Magazine, website & books written by teens since 1989

Shrek This work has been published in the Teen Ink monthly print magazine.


   Every classic fairy tale includes a beautiful princess, adragon-guarded tower, and a handsome prince. "Shrek," however, blastsaway all fairy-tale clichés. The hero, Shrek, is a giant green ogre withtrumpet-like ears who lives alone in a swamp. The local authority figure, LordFarquaad, in an effort to retain the "perfection" of his town Duloc,orders that all fairy-tale creatures be rounded up and confined to the swampwhere Shrek lives.

Shrek is enraged to find his once-private homelittered with such familiar characters as Pinocchio, Snow White and Tinkerbell.He barges into Duloc to complain to Lord Faquaad, but Farquaad has plans of hisown - he wants to marry a princess, any princess, so that he can become a king.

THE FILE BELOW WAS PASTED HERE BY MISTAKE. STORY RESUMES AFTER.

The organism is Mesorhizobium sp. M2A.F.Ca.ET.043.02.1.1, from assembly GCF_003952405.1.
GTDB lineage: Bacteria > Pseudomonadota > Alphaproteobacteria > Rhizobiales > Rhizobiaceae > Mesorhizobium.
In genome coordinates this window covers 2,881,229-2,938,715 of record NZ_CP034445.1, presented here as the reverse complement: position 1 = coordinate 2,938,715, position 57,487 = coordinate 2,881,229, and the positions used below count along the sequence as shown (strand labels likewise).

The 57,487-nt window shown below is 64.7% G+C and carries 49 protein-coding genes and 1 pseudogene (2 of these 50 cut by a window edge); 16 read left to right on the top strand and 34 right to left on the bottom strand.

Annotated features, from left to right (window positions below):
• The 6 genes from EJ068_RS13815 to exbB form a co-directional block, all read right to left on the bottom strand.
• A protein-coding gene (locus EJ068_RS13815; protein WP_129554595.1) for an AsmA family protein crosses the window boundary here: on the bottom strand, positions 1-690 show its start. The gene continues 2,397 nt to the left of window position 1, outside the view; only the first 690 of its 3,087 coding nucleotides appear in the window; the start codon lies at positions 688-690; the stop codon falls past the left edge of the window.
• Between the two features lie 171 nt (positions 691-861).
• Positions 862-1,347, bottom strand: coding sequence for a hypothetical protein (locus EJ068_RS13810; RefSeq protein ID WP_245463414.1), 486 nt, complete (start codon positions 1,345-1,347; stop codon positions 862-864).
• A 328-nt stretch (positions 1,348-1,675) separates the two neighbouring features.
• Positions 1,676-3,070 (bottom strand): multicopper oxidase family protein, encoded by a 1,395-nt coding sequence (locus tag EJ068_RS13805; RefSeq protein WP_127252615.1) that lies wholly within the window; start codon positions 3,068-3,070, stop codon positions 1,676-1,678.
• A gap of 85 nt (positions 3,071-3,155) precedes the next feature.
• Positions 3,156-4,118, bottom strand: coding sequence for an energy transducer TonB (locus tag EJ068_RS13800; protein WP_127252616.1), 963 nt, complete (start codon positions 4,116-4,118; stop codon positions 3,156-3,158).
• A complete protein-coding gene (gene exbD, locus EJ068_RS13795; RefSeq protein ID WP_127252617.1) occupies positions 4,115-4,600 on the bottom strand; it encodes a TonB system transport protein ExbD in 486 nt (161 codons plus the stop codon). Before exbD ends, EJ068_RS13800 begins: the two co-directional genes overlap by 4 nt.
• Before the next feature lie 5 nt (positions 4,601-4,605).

Lord Farquaad thus makes a deal with Shrek: Farquaad will return theswamp if Shrek rescues Princess Fiona from a stereotypical fairy-tale tower,guarded, of course, by a fire-breathing dragon.

Shrek's adventures inrescuing Princess Fiona are hilarious on two levels. There is obvious,predictable humor for younger viewers, and another level of humor for olderviewers. While I appreciated the attempt to appeal to these disparate audiences,the storyline failed to capture my interest.

The movie as a whole isillogical and unrealistic, and Shrek seems more childishly disgusting than hewould be for an older audience. The stars who provide the voices (Mike Myers,Eddie Murphy, Cameron Diaz and John Lithgow) are more of an attraction than theplot. I enjoy celebrity movies as much as anyone, but perhaps the makers of"Shrek" should have spent their budget on the script instead of theactors.




This work has been published in the Teen Ink monthly print magazine. This piece has been published in Teen Ink’s monthly print magazine.






Post a Comment

Be the first to comment on this article!

bRealTime banner ad on the left side
Site Feedback